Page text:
Brennan met with Curtis the week before Thanksgiving. Ms. Jamieson, the high school unit coordinator, and Ms. Batstone, a study hall monitor, also attended this meeting. Upon being confronted with the accusation of dating a student and having students at her home, Curtis denied dating a student and explained that students occasionally came to her house for tutoring. Brennan accepted this response but directed Curtis to discontinue tutoring in her home.

Following the meeting, Ms. Jamieson met with Coulthard and expressed her concerns regarding Curtis's relationships with junior and senior boys. The day before Thanksgiving, Brennan witnessed Curtis leave a school event in her car with a male student. When Brennan next saw Curtis, he reminded her of their previous meeting. Curtis responded by explaining that she had taken the boy home to change his clothes. Brennan took no other action to investigate any of the allegations nor did he confront Curtis regarding specific allegations of sexual misconduct.

During the fall of 1996, Doe was not assigned to any of Curtis's classes and essentially had no contact with Curtis. However, Curtis and Doe met at an away *61 basketball game on Friday, December 6, 1996. Curtis attended the game in order to assist in keeping statistics for the team. Doe had come as a spectator and ended up assisting Curtis.

The principal claims in this case arise out of Curtis's egregious sexual harassment of Doe the following night on December 7, 1996. Curtis had offered to take a group of boys, including Doe, to a concert in a neighboring town. However, because of the boys' ages (Doe was 15 and the other boys were 16), they could not get in to the concert. On the way back to Lubec, Curtis purchased alcohol for the underage group and went with them to the home of one of the boys.[2] Doe proceeded to get highly intoxicated. While he was in this state, Curtis had sexual relations with Doe.

In the following months, Doe did not report this incident with Curtis to his parents or any staff member at SAD # 19.[3] At the same time, officials at SAD # 19 did not undertake any investigation of Curtis's alleged misconduct that had been reported by others. In fact, faculty, including Curtis, questioned students about the allegations at only one meeting held in late December. At this meeting, Curtis confronted Doe and some other boys in the presence of two other faculty members about rumors around the school that Curtis had engaged in sexual relations with them. When asked by one of the teachers whether there was truth to the rumors, all of the students, including Doe, answered "no." Neither Coulthard nor Brennan were present at this meeting, although Coulthard suggested the meeting to Curtis as a way to dispel rumors of inappropriate conduct after Curtis complained to him about such rumors.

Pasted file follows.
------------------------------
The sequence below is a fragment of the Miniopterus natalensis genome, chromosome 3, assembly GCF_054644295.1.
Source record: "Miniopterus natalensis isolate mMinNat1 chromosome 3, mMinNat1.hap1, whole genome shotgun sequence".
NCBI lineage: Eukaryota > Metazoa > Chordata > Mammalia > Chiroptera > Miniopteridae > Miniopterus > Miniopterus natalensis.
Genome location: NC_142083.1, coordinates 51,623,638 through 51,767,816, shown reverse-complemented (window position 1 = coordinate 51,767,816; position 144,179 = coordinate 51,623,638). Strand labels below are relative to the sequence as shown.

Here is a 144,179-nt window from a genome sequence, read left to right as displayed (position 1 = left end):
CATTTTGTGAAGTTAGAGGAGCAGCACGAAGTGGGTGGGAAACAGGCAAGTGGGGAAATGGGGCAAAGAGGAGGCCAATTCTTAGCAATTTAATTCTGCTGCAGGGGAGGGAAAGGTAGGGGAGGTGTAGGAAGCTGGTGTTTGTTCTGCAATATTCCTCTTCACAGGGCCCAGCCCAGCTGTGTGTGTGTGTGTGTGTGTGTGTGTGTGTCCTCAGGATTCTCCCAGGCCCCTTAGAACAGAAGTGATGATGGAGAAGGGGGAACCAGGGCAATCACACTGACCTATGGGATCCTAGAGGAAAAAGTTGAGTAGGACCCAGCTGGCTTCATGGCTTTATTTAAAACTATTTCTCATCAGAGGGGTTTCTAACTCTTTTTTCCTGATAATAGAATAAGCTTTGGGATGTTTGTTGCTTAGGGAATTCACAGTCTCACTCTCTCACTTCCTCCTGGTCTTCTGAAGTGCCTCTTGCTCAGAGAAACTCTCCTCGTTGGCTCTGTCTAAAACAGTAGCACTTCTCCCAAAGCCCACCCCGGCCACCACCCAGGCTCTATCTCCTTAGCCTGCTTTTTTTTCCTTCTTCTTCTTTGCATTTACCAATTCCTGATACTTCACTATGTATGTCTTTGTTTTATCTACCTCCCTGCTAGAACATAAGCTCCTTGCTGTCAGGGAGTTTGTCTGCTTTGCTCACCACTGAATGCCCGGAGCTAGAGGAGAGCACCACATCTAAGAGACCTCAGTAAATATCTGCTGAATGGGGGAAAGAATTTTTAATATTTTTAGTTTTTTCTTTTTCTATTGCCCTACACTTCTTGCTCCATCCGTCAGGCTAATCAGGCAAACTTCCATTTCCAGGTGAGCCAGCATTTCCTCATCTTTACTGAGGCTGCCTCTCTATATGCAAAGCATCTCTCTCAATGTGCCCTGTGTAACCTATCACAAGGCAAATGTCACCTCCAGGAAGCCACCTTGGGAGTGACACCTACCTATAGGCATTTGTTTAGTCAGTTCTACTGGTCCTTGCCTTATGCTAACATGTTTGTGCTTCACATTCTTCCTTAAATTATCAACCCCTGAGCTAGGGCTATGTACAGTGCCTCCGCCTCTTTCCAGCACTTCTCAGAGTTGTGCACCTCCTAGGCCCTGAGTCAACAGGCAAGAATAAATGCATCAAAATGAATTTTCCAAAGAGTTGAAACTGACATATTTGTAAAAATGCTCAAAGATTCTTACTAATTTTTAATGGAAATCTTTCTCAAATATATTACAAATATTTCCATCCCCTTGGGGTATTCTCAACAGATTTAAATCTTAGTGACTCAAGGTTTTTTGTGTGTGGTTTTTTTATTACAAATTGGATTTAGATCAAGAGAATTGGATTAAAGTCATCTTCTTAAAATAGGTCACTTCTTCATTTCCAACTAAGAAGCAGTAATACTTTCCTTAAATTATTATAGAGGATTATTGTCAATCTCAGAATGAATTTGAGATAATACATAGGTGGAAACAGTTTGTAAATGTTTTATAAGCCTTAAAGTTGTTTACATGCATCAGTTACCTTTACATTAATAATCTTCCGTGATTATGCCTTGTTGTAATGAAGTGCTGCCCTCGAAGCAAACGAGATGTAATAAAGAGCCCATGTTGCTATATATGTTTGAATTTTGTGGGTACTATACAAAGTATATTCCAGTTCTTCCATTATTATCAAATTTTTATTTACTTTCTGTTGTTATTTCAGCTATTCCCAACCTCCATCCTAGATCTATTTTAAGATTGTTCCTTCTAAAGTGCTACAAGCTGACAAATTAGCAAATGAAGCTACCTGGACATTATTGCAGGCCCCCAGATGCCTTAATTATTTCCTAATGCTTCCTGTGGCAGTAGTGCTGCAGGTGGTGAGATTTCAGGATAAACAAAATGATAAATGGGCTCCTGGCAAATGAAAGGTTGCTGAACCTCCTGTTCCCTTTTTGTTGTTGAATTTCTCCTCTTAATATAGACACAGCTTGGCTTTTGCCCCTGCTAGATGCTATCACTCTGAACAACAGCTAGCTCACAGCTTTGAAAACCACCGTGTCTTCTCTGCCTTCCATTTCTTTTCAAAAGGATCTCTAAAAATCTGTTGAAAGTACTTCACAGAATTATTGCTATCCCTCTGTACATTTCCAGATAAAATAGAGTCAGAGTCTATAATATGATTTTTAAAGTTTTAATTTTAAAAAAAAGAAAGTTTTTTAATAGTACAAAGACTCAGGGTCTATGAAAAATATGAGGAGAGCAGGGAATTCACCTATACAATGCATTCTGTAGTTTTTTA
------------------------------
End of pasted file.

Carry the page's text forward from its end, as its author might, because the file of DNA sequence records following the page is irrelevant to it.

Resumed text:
Doe suffered from depression and contemplated suicide in the months following the incident with Curtis. He did confide in some classmates and a girl he was dating about the events on the night of December 7th. This girlfriend subsequently told her parents, who, in turn, reported the matter to police in March of 1997. This set in motion an investigation that resulted in the filing of criminal charges against Curtis, her dismissal from SAD # 19, and the filing of this lawsuit by the Does.[4]

 

III. DISCUSSION

 

A. Title IX & MHRA Claims

For the purposes of this case, the Court will apply the same legal analysis to Plaintiffs' MHRA claims that it applies to the Title IX claims. This interpretation is warranted because the language of the relevant MHRA provision tracks the language of Title IX. See Me.Rev.Stat. Ann. tit. 5, § 4602. Additionally, Maine courts "look to federal law in the interpretation of the MHRA." Davidson v. Liberty Mutual Ins. Co., 998 F. Supp. 1, 6 n. 4 (D.Me.1998); See Soileau v. Guilford of Maine, Inc., 105 F.3d 12, 14 (1st Cir.1997) (applying ADA analysis to relevant provision of MHRA); Perez v. Maine, 585 F. Supp. 1535, 1539-41 (D.Me.1984) (finding that legal rights under Title VII and similar MHRA provision, 5 M.R.S.A. § 4572, were "fully equivalent"). However, in doing this the Court notes that section 4602 of the MHRA and Title IX do differ in that compliance with the latter is tied to federal funding while compliance with the state provision is not tied to funding.[5] Nonetheless, the Supreme *62 Judicial Court of Maine has said the "use of federal precedent as an aid in interpreting Maine's anti-discrimination provisions is appropriate." Bowen v. Dept. of Human Services, 606 A.2d 1051, 1053 (1992).